Episode 177 – Robert Heinlein’s “By His Bootstraps”

By His Bootstraps by Robert HeinleinWOW. This week I have the great pleasure of presenting to you, rendered in brilliant stereo sound, this gem of a short story by the grand master Robert A. Heinlein, By His Bootstraps.

We again have to thank the esteemed Yuri Rasovsky, who produced these works for the Beyond 2000 series which aired on NPR. You can download many many more stories from this collection on Audiblesearch for 2000x.

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  • This story was produced in 1982. Dreyfuss and Cordis Heard (John Heard’s sister) were recorded in NY. Engineer Richard Fairbanks and I finished it in Chicago. It won a couple of awards on its first airing. When the NPR commission of 2000x came along 16 years later, it gave me a chance to take Bootstraps out of mothballs.

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  • Chris Loughlin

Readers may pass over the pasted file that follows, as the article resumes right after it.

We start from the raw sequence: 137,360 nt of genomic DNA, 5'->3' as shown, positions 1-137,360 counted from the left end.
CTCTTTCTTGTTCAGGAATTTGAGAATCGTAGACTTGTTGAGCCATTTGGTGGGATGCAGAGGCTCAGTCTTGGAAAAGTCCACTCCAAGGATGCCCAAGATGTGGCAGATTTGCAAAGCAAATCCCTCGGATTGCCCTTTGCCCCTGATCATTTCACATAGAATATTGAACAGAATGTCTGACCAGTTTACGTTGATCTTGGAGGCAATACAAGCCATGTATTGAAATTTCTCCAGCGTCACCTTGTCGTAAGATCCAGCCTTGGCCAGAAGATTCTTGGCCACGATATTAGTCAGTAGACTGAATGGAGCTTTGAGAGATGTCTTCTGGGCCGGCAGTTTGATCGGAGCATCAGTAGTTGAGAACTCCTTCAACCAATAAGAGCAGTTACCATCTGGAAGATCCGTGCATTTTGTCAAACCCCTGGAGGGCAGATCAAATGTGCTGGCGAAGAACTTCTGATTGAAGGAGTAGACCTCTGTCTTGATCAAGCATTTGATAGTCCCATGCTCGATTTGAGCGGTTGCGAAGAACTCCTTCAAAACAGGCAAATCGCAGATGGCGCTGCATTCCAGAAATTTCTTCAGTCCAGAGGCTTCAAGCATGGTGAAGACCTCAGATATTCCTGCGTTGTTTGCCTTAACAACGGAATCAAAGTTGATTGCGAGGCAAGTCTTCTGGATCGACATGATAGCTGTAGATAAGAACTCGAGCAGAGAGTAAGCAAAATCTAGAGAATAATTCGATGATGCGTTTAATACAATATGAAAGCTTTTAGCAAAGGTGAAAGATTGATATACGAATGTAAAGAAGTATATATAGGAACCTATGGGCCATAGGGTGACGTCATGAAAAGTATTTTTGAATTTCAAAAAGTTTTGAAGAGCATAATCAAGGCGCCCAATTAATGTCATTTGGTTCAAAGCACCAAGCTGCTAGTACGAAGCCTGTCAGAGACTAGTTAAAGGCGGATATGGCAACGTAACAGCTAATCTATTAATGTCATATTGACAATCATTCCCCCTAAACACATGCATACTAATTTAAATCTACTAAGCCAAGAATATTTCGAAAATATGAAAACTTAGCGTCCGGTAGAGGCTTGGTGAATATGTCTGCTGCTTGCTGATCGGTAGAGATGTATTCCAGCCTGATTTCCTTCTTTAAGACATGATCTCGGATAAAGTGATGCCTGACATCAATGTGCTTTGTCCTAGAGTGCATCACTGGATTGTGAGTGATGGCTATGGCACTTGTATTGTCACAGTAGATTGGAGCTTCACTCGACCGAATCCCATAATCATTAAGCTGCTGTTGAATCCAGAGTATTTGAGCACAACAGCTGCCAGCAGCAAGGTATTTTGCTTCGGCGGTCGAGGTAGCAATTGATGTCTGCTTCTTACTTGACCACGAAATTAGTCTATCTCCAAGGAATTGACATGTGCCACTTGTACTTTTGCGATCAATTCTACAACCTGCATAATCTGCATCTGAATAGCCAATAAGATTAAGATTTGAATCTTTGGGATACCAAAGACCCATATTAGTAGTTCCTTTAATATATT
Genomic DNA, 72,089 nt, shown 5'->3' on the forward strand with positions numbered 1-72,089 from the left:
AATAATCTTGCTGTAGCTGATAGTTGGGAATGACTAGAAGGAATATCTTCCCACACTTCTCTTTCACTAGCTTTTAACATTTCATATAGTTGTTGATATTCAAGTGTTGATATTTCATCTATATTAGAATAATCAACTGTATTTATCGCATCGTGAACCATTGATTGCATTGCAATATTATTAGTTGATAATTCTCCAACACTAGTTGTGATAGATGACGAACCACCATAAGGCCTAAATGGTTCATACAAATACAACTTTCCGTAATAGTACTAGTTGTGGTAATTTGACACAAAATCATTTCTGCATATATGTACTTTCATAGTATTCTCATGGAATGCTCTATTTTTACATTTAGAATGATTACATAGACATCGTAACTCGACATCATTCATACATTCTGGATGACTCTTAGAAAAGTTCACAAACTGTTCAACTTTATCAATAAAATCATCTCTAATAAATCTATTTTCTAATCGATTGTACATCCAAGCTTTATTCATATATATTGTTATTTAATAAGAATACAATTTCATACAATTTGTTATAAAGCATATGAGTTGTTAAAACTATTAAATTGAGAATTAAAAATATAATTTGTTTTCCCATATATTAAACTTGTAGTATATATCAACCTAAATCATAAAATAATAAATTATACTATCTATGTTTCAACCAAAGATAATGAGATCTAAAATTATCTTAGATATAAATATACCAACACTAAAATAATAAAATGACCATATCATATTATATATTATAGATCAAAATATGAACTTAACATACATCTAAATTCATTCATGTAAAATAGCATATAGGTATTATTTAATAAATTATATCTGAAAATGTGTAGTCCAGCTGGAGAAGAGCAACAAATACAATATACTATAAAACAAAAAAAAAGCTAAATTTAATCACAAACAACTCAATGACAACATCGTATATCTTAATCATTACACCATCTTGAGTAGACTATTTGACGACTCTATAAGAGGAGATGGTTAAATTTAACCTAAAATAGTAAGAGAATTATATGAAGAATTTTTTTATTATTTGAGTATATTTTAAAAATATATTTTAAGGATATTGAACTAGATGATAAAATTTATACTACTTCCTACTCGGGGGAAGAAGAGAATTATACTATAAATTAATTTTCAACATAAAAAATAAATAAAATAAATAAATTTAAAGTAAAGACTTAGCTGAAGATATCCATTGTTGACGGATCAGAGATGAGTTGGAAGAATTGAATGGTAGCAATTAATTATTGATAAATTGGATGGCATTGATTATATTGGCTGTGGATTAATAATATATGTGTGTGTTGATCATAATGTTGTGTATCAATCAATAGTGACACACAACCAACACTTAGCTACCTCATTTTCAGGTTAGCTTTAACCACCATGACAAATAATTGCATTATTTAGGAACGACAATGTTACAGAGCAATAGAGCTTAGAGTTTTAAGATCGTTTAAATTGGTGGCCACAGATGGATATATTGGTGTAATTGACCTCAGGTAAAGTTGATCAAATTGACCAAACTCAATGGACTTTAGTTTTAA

having read this delightful story and heard a decent audio version.. This allmost ruins this wonderful story with bad over acting and horrid addlibbing and changing of lines that completely mangles Heinleins wonderful story.. turnign Bob Wilson from a lovable dup to a rediculious farce that devates from the story by at lest 30%

  • A very interesting episode, i should try to check this more often. Thank you.

  • Yeah, episode 177 is now up. gonna watch this.

  • I really like this article. Keep it up. Keep up the good works. Keep blogging.

  • I just wanted to comment and say that I really enjoyed reading your blog post here. It was very informative. I’ll be back to read more in the future.

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  • dannyR

    Sorry, but I read the original when I was a teen, and consider it history’s first fully mature examination of the TT paradox, and really superbly constructed short story.

    The audio production develops the story along its own lines, and is self-consistent with its own aims and the themes and essential plot in the minutest detail. For those, like me, who already know the story very well, the ‘ad-libbing’ and modernization could well have been dispensed with, yes. For newcomers, the very character of the multiple interactions of Bob/Joe/Diktor with himself makes it a gnarly problem without a necessary burden of either self-cogitation out loud, or the interposition of a narrator.

    The creators apparently decided they wanted a self-contained drama explicated by the character(s) himself. It’s not a standard presentation, but I think it worked well enough.